Solutions for the future of Chicken Farming

No doubt, protecting our local industry remains priority but the simplest solution is not always simple. Hiking up import tariffs on chicken may seem a viable solution to curb further negative effects on the industry. However, others argue that hiking up import tariffs does not work to serve the consumer, and that the chosen approach must consider price sensitivity to inspire consumer confidence and affect buying decisions. The truth is that local producers cannot just simply sell their product for less – they need the adequate support in order to make it viable. The same viewpoint argues that the Government needs to step in to help supply a steady labour force at better rates, as well as working to improve transportation and infrastructure and lower, or at least incentivise running costs like electricity. If we are able to do this, then the industry will likely grow in quantum leaps to regain lost market share and become robust enough to withstand external competition from the EU.

In 2019, Government, the broiler industry and key industry stakeholders came together to establish the Poultry Sector Master Plan, with the express aim of growing and transforming the industry for the future. Its key endeavours are to support industry growth and transformation within SA’s broiler production sector, to increase broiler production by 10% by 2023 and to invest R1.7 billion to help establish 50 commercial-scale producers. Part of the Master Plan also addresses steps to be taken to increase import tariffs on chicken from the EU and Brazil. The Master Plan is certainly a silver lining, but may take years to come to fruition and for the positive effects to be felt. For now, our local industries and affiliated agricultural sectors need to support one another and foster the existing advantages along the value chain. Within KZN alone, the timber, broiler production and sugar cane farming sectors stand side by side as heavyweights. Furthermore, all 3 sectors exist within what could be described as a symbiotic value chain – where one sector’s production inadvertently affects another’s. Timber is grown and processed within the local mills to become unfinished and semi-finished timber goods and by-products like wood shavings. As a leading wood shavings supplier, we sell vast quantities of shavings directly to the broiler sector.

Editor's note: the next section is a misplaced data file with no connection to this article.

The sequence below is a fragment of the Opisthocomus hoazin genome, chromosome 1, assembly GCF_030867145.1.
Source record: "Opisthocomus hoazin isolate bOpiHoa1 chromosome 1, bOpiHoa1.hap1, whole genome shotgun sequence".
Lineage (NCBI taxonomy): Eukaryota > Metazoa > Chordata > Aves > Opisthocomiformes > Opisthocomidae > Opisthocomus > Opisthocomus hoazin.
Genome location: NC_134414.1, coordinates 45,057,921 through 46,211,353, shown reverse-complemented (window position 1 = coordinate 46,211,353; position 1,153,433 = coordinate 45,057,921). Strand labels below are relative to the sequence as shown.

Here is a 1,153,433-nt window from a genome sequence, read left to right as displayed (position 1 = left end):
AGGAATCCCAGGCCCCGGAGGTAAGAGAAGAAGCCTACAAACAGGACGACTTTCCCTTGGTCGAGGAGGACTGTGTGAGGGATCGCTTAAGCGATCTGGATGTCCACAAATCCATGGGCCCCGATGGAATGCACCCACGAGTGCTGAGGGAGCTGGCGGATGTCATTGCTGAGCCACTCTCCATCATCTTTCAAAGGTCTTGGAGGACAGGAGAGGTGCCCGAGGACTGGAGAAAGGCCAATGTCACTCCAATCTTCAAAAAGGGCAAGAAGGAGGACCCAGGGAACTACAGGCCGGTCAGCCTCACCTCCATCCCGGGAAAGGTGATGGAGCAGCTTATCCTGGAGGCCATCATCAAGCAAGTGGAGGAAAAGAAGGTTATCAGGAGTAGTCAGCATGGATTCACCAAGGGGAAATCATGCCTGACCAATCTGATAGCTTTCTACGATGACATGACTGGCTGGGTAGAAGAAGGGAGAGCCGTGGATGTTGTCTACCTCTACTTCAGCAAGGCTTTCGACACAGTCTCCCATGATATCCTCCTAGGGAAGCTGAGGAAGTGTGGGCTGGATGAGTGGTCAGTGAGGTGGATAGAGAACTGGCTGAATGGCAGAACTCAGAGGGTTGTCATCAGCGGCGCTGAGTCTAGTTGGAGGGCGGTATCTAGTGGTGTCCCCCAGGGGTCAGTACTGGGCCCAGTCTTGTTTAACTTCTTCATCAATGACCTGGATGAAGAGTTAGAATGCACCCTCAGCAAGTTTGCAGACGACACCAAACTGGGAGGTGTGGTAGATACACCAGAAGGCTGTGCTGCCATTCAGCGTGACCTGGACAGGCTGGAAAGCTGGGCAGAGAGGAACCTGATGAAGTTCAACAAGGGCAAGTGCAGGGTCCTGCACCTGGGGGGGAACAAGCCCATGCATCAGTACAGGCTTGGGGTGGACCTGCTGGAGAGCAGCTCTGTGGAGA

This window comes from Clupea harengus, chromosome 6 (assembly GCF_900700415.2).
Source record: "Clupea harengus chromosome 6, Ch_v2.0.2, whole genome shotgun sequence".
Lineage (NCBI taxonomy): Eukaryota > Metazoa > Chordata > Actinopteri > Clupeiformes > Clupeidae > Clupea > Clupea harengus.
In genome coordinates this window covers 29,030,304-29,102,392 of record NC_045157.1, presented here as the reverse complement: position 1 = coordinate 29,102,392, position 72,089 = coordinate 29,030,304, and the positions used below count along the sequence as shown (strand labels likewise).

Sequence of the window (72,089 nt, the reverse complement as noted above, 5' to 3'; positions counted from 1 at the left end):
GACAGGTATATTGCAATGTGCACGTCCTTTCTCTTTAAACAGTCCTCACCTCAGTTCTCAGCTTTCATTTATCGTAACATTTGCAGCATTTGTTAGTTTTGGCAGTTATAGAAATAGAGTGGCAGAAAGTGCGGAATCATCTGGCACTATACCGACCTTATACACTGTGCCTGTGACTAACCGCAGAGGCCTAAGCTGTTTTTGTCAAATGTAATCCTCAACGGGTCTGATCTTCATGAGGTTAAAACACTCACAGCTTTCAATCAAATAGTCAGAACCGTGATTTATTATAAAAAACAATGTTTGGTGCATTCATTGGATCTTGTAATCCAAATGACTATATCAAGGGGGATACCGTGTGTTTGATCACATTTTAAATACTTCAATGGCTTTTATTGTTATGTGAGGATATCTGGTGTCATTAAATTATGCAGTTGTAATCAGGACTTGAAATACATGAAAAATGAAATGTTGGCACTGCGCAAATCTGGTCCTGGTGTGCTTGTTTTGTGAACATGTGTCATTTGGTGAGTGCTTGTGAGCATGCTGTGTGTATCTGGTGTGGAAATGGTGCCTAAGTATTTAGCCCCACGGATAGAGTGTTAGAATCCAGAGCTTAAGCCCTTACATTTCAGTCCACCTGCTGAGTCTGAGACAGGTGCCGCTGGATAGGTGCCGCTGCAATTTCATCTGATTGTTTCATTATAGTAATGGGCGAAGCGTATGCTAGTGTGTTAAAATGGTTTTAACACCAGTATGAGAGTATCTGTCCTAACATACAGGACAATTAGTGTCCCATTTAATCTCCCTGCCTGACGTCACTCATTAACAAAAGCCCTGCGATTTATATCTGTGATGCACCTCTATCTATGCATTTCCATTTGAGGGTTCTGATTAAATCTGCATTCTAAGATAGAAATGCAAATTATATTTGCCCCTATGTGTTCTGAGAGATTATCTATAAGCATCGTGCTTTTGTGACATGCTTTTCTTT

Wood shavings are extremely important to the health and wellbeing of broiler chicks which in turn has a direct impact on broiler production output. The used or soiled wood shavings are taken from the broiler houses and sold to sugar cane farms as a natural fertiliser. This fertiliser is valuable as it helps to re-nutrify the soil and convert Nitrogen into plant-available Nitrogen (PAN), which in turn helps to increase crop yields.

Although the Poultry Master Plan is already making some positive strides, it is up to the affiliated industries that co-exist along the poultry industry value chain to help support each other and maximise on the advantages of this. Survival for now may rest on short-term solutions, at least until the Government can move to shake up the industry as a whole and put proper measures in place to protect and support our country’s poultry producers.